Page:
Feds: NJ Worker Put 'Bomb' in Computers
Tuesday, December 19, 2006; 6:38 PM
NEWARK, N.J. -- A computer administrator upset over the possibility of losing his job planted an electronic "bomb" in the systems of one of the nation's largest prescription drug management companies, prosecutors said Tuesday.
If the so-called "logic bomb" had gone off at Medco Health Solutions Inc., it would have wiped out critical patient information, authorities said.
Even after surviving a round of layoffs, Yung-Hsun Lin, 50, kept the code in the system and tinkered with it in an attempt to set it off, prosecutors said. The bug eventually was discovered and neutralized by the company.
U.S. Attorney Christopher Christie said the bomb could have caused widespread financial damage to the company, and possibly harmed a large number of patients.
Among the targeted databases was one that tracked patient-specific drug interaction conflicts, prosecutors said. Before dispensing medication, pharmacists routinely examine that information to determine whether conflicts exist among a patient's prescribed medicines.
"The potential damage to Medco and the patients and physicians served by the company cannot be understated," Christie said. "A malicious program like this can bring a company's operations to a grinding halt and cause millions of dollars in damage from lost data, system downtime, recovery and repair."
Lin was arrested at his home Tuesday morning by FBI agents, and was to appear before a federal magistrate Tuesday afternoon. His arraignment is scheduled for Jan. 3. He is charged with two counts of computer fraud.
His lawyer, Raymond Wong, said Lin denies introducing any malicious programming into the computer system. Wong said his client would have known that such an action could be quickly linked to him.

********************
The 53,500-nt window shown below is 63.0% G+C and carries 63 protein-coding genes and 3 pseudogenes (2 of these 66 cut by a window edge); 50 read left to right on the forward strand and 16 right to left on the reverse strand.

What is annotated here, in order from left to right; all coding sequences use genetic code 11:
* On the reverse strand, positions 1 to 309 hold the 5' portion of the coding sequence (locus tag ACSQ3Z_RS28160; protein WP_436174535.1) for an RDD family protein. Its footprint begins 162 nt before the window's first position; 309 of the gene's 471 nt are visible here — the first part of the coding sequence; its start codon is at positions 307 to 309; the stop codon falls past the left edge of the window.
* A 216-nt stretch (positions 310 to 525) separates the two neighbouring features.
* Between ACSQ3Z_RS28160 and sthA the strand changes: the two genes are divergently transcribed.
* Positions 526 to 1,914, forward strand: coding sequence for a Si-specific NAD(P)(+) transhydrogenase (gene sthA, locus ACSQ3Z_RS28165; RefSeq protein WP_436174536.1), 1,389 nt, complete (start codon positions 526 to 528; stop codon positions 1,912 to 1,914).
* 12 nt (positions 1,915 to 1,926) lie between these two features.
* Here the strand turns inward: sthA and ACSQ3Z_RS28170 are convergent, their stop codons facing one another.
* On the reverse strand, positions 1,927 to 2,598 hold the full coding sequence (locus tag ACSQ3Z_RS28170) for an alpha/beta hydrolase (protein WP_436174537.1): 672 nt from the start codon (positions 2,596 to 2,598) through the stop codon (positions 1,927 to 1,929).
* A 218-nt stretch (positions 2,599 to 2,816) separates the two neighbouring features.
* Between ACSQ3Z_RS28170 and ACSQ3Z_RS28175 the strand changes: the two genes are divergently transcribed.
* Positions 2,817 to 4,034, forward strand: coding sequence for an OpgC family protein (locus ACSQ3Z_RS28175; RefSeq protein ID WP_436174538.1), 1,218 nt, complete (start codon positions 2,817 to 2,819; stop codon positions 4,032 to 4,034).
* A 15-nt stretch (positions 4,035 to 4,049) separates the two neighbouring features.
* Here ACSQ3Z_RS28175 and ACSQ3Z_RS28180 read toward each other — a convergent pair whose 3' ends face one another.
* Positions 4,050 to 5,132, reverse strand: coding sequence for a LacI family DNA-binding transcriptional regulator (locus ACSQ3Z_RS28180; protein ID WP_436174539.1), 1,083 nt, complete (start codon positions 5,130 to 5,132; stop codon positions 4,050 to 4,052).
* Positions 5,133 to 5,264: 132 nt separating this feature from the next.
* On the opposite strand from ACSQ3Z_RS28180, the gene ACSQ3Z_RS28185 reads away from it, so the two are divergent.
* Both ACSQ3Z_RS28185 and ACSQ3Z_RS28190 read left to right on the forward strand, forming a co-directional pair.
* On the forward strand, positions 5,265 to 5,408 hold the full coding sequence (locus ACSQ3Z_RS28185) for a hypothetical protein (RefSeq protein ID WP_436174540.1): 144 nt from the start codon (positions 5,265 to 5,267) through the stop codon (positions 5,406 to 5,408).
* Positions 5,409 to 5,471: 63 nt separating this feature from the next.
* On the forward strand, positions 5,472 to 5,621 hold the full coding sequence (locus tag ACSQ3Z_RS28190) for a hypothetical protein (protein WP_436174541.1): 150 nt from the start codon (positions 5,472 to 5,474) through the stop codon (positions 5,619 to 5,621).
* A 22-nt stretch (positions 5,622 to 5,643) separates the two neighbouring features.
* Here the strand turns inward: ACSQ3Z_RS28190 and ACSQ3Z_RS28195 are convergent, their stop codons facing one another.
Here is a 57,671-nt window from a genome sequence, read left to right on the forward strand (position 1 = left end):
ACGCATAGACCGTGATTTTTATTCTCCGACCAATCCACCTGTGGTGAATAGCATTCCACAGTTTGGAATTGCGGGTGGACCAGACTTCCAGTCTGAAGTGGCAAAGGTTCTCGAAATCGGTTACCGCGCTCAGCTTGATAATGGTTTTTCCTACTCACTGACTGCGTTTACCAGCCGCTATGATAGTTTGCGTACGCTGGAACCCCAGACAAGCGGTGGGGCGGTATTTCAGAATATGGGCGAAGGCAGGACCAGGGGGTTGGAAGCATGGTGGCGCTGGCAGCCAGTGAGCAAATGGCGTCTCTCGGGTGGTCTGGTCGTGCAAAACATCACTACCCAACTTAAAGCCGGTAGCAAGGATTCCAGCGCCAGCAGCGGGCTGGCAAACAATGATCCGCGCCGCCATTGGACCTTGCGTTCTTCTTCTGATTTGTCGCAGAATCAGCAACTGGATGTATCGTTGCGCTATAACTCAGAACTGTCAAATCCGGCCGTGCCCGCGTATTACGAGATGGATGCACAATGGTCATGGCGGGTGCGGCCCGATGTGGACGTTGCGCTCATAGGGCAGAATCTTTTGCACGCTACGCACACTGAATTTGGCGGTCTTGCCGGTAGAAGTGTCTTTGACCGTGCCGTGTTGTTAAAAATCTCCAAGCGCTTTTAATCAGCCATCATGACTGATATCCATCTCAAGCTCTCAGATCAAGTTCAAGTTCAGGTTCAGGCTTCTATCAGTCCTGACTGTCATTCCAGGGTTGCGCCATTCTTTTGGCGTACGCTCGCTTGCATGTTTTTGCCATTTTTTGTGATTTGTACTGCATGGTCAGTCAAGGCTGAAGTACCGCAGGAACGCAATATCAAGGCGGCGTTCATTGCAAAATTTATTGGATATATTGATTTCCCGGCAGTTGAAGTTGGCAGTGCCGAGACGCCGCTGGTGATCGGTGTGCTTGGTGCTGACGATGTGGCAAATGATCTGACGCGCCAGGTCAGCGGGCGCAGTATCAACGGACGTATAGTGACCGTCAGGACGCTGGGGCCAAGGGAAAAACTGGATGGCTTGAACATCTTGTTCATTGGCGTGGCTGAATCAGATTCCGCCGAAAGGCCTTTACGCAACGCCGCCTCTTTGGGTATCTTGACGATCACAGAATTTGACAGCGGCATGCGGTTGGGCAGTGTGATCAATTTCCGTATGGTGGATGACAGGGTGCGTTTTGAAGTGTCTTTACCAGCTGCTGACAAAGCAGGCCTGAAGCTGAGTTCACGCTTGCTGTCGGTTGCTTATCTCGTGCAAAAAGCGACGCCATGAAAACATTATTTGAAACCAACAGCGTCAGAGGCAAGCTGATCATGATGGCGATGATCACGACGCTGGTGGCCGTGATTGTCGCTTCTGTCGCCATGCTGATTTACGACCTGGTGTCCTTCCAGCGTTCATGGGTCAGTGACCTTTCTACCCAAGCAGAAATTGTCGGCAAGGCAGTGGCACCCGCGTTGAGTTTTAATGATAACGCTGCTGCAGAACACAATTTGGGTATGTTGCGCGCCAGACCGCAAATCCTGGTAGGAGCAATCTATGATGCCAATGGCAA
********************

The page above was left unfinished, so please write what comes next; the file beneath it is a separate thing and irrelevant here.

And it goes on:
"He is an administrator; if something happened, it could be traced back," said Wong, who added Lin has years of "excellent performance reviews."
Medco spokeswoman Soraya Balzac said the arrest "sends a strong message that there is zero tolerance for this type of conduct."
The indictment alleges that Lin, who worked in the company's Fair Lawn office, planted the computer bomb in Medco's servers. It would have wiped out critical data stored on more than 70 servers, according to Assistant U.S. Attorney Erez Lieberman. He could not estimate how many patients could have been affected.
In addition to the drug-interaction information, other data on the targeted servers included patients' clinical analyses, rebate applications, billing and managed-care processing.
Prosecutors said that when Franklin Lakes-based Medco was spun off from Merck & Co. in 2003, Lin feared that layoffs would affect him.
Authorities said that on Oct. 3, 2003, Lin created the bomb designed to delete virtually all data from the 70 targeted servers by modifying existing computer code and adding new code. It allegedly was set to detonate automatically on April 23, 2004 _ his birthday.
Due to a programming error, it didn't go off. Even after surviving a round of layoffs, prosecutors said, Lin modified the bomb's code to have it detonate on his next birthday. But the company found and disabled it before it could cause any damage.
Last week, a former UBS PaineWebber systems administrator in New Jersey was sentenced to eight years and one month in prison for attempting to profit by detonating a logic-bomb program that caused millions of dollars in damage to the brokerage's computer network in 2002. The ex-employee, Roger Duronio, also was ordered to pay $3.1 million in restitution to his former employer, now known as UBS Financial Services Inc., part of the Swiss banking company UBS AG.